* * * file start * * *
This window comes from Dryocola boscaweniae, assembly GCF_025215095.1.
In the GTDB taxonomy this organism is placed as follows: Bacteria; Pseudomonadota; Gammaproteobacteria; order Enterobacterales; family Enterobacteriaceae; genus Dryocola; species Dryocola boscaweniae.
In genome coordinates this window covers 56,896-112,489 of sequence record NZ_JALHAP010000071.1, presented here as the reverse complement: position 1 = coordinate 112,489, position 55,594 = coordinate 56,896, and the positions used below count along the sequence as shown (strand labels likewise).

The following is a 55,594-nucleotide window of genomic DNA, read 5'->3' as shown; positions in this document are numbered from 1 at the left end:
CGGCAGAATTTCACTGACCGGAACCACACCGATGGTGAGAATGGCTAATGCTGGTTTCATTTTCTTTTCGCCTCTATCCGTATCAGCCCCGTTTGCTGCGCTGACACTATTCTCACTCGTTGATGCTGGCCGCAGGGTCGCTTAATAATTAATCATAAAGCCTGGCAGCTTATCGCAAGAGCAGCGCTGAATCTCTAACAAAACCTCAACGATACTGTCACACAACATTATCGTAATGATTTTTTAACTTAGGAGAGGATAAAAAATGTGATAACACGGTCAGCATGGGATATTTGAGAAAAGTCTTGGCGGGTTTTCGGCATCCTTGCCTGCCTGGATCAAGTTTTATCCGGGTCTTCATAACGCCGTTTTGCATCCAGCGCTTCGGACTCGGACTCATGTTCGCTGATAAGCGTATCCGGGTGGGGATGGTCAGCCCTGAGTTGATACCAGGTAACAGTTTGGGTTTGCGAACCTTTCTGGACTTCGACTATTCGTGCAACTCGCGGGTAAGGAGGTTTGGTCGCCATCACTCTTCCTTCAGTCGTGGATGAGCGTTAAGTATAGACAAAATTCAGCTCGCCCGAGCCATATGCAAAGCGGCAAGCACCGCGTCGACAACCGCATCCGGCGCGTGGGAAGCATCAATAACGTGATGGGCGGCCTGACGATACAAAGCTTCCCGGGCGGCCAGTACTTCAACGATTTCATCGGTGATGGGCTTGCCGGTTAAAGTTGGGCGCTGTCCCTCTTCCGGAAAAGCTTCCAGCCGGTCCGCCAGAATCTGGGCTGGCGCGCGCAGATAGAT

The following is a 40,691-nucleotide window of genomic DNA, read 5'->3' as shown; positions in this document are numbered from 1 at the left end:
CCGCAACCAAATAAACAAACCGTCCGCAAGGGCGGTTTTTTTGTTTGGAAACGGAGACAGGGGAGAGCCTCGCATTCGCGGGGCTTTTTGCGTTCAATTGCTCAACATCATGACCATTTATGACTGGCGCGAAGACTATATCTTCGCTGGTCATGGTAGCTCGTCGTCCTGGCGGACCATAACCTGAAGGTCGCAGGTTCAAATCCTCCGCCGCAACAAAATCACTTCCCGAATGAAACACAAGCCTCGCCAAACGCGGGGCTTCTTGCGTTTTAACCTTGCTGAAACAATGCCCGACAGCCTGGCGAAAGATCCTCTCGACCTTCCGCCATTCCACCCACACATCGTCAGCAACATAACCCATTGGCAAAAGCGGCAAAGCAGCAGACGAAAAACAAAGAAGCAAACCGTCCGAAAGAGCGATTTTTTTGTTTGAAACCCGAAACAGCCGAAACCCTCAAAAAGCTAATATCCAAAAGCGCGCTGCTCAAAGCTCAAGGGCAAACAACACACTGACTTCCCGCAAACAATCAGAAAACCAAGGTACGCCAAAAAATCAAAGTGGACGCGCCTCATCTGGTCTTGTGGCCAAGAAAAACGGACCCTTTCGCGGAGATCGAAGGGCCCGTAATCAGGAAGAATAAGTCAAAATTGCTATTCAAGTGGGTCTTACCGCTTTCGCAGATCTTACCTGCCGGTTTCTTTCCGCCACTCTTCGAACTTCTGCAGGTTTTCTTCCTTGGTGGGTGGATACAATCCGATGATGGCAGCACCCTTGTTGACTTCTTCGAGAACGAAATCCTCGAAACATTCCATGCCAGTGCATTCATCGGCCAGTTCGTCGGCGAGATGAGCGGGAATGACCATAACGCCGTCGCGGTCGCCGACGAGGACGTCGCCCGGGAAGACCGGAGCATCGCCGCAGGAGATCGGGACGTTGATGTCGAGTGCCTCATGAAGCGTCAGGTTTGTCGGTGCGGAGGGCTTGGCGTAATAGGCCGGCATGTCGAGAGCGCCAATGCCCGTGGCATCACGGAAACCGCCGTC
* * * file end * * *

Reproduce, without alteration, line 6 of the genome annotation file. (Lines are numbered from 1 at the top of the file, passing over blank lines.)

The following is a 40,691-nucleotide window of genomic DNA, read 5'->3' as shown; positions in this document are numbered from 1 at the left end: